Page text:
One of world’s top ten causes of death, tuberculosis (TB) continues to remain one of the most infectious health hazards worldwide. Killing an estimated 1.4 million people in 2019, TB has emerged as a serious public health threat, impacting countries economically and socially. With over 2.7 million affected every year, India is home to the highest number of TB cases in the world. In 2019, over 400,000 people died of TB in India. In fact, everyday, 1,400 Indians die of TB — that means one preventable TB death every minute.
TB also has a tremendous social and economic impact that cannot be ignored. Every year, India suffers a staggering economic burden of USD 24 billion on account of TB, pushing many families into poverty. Stigma and discrimination are some of the many facets of TB.
On top of this, the emergence of Covid-19 aggravated the situation. With all healthcare resources being allocated to Covid-19 services, TB care took a back seat. In fact, India saw a 60% decline in TB notifications, widening the gap in ‘missing’ cases.
This is a story of a TB survivor from Kolkata, India, a journey of fighting and defeating TB. She experienced the side-effects of TB medication, difficulties of undergoing treatment, the mental and psychological impact, and what she plans to do now.
A student of Journalism and Mass Communication, 19-year-old Rima is a bright and passionate young woman. In early 2019, she began experiencing persistent fever, nausea, uneasiness and swelling in the neck. A week later, her parents took her to a local ear nose throat (ENT) specialist, who prescribed a symptomatic treatment to her. However, her symptoms only worsened.
Rima decided to seek a second opinion and visited another ENT specialist who prescribed some more tests and medicines. However, two weeks later and with no respite in sight, Rima’s father decided to visit their family doctor at Peerless Hospital. Dr Chandramouli Bhattacharya conducted multiple investigations including testing the swelling in the neck region by Fine Needle Aspiration Cytology (FNAC). It confirmed TB of the lymph node.
The news of the diagnosis was not easy to deal with, both for Rima and her family. “I thought why this had happened to me… I wondered about my friends and their reaction to my disease. I thought they all would abandon me now and that I would never be ‘normal’ again.” Stigma is a social side-effect of TB, taking twice the toll on women than men. Every year, many TB affected families are driven into isolation, often leading to loss of livelihoods and abandonment. What does that mean? That stigma and impact on general health among affected children and adolescents can increase dropout rates from schools and colleges, leading to interrupted education.
As if this wasn’t enough, Rima’s TB treatment was also fraught with side-effects, including red-coloured urine, vomiting, vertigo, drowsiness, weakness and numbness in limbs. She lost her appetite, which made her weak and feeble. Then there was the mental agony that she had to deal with. She used to cry for prolonged periods of time. Rima spiralled into depression.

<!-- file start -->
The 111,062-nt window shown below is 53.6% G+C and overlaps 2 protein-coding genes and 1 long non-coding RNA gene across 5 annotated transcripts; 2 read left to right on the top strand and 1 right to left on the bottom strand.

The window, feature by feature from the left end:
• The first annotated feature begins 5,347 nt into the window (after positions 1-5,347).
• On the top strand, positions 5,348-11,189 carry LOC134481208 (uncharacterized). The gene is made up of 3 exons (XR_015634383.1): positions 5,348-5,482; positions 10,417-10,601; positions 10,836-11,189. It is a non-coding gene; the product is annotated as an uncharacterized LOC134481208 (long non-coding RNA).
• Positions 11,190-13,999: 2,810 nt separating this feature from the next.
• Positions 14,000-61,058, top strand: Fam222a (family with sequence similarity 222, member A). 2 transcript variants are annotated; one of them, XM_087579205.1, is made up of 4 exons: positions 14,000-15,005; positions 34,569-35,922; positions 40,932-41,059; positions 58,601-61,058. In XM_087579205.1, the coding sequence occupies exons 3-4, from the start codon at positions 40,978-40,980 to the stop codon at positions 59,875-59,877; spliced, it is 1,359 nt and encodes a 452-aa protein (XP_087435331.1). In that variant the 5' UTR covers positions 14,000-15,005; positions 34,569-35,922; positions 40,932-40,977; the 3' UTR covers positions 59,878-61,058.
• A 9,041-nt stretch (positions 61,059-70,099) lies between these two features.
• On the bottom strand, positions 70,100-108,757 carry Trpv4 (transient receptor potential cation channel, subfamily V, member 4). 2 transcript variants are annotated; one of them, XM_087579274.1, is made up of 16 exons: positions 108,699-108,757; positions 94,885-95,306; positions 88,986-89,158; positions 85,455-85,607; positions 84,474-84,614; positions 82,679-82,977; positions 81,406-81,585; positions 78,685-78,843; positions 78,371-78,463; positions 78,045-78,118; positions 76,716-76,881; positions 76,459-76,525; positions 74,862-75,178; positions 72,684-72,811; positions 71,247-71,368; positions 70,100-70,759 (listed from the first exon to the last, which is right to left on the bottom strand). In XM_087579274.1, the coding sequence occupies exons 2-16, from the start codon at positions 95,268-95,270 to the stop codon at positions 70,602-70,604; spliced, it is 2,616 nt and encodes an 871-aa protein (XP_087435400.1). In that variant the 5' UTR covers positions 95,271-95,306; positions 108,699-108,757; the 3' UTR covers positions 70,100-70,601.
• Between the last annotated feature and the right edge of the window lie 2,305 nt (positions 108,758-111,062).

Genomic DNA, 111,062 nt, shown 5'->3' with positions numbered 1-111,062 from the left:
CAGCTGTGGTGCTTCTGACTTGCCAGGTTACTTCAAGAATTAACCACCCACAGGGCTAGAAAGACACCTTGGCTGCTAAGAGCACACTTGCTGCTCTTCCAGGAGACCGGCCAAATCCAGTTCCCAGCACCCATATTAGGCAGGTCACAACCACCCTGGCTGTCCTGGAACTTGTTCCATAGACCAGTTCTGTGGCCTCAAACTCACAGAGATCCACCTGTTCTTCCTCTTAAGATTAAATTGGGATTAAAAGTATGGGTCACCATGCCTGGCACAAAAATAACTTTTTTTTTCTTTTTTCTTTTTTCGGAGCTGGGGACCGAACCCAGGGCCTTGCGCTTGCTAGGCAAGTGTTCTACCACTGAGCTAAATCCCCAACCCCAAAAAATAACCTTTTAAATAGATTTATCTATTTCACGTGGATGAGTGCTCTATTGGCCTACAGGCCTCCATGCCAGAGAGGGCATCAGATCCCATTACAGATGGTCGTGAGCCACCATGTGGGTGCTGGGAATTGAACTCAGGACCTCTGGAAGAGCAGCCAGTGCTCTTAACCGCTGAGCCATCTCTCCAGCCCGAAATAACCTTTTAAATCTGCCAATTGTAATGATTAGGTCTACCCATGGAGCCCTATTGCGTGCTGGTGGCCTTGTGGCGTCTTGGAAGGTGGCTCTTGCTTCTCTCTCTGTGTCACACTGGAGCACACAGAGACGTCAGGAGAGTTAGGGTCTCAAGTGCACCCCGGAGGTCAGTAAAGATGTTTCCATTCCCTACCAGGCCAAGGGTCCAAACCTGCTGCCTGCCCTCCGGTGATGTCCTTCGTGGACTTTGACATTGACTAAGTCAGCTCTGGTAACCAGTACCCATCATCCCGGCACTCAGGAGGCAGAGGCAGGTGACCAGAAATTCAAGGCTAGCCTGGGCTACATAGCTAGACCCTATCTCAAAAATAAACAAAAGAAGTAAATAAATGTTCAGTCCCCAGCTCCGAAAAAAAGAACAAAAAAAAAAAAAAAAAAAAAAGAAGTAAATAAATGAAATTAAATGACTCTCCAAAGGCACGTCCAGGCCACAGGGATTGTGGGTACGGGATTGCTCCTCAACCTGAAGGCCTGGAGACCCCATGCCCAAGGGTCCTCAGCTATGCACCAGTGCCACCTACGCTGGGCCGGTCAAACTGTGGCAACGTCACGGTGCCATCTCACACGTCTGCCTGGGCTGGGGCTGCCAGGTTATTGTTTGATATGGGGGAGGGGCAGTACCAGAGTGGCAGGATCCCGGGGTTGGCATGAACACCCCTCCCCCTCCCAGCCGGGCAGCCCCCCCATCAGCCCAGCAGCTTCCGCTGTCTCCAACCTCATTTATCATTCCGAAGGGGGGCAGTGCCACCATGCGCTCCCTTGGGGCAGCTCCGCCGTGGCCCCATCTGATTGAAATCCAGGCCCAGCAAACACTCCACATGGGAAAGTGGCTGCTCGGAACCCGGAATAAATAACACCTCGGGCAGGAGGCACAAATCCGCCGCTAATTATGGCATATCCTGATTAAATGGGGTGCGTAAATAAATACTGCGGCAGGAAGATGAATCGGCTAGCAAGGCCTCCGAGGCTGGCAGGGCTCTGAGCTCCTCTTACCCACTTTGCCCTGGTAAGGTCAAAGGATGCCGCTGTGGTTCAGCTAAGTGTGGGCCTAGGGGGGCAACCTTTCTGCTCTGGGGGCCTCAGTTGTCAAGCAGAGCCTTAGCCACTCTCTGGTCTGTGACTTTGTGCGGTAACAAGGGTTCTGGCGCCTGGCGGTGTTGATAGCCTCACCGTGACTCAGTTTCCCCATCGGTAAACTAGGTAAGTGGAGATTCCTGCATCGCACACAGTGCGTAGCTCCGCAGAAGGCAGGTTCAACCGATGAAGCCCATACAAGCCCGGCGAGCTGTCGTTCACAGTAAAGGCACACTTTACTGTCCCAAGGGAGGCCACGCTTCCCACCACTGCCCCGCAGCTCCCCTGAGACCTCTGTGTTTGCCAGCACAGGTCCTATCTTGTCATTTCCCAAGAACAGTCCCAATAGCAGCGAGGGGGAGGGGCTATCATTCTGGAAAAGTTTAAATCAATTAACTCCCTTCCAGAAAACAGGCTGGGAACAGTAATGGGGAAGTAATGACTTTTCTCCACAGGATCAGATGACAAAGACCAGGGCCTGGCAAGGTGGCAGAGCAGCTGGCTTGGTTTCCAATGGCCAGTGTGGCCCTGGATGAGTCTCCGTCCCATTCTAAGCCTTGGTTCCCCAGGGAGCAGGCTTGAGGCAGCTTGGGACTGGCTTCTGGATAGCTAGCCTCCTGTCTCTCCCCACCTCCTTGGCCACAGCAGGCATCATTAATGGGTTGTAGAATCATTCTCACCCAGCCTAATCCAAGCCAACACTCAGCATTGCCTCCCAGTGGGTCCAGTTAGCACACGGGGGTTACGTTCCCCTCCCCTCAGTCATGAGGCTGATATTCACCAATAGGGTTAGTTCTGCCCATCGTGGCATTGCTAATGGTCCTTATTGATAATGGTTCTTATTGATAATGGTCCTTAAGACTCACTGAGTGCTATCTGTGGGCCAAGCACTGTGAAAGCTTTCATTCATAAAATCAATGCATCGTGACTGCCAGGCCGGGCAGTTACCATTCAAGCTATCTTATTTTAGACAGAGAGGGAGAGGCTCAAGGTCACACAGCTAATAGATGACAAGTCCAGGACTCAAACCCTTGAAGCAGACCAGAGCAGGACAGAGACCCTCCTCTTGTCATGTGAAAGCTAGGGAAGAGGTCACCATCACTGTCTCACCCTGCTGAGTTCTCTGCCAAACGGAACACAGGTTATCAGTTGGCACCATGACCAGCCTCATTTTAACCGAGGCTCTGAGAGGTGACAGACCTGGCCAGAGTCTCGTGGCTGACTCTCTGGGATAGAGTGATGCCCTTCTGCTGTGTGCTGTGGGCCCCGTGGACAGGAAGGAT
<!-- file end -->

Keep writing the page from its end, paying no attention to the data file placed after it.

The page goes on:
It was at this time that the treatment coordinator from JEET, on Dr Chandramouli’s behest, reached out to Rima’s family. Ms Jayanti Mandal counselled and encouraged Rima to share the news of her diagnosis with her friends and extended family. When Rima reluctantly shared the news, she was pleasantly surprised to find that everyone accepted her and her diagnosis with open arms. She heaved a sigh of relief.
The side-effects exhausted Rima. Thankfully, both her family and Jayanti helped her in coping. For instance, her mother encouraged Rima to establish contact with her friends and take up painting again. Jayanti provided support in helping her get back on her feet by taking small steps everyday. And slowly, with the help of a balanced diet and support from her family, along with regular treatment, Rima began her journey towards recovery.
In fact, all her family members were also screened for TB. Thankfully, all tested negative. With the help of Jayanti, Rima also enrolled herself in Nikshay Poshan Yojana — a Government of India initiative to provide Rs 500 to every TB patient in the public sector to support their nutritional needs.
Today, Rima has recovered completely. Now, she wants to spread awareness on TB and encourage families to support TB patients and not shun them. “People will take treatment and get cured. But it is the care and love from families and friends that is critical in recovery for any patient. I believe that my degree in Mass Communication will help me in reaching out and talking to people with the purpose to spread awareness on TB.”
This is one story out of a million. This World TB Day (March 24) has provided a window of opportunity to mobilise social and political commitment as well as accelerated progress to end TB. The theme for 2021 is ‘Clock is Ticking’, which underscores the urgency with which India needs to address TB. Not only the political leadership, but we as citizens have a huge role to play in making India TB-free by 2025. The urgent need of the hour is awareness, which is only possible through conversations.
Start a campaign in your schools, colleges and neighbourhoods, and talk about TB, its prevention, cure and impact. Educational interventions maybe necessary including efforts to reduce stigma, address social isolation and minimise unnecessary exclusion from school. Peer support groups that help adolescents with HIV to remain engaged with care may be beneficial, alongside psychosocial support and options for confidential consultation.
While we have come a long way, but we still have a long way to go. Let’s make India TB free by 2025. TB Haarega, Desh Jeetega!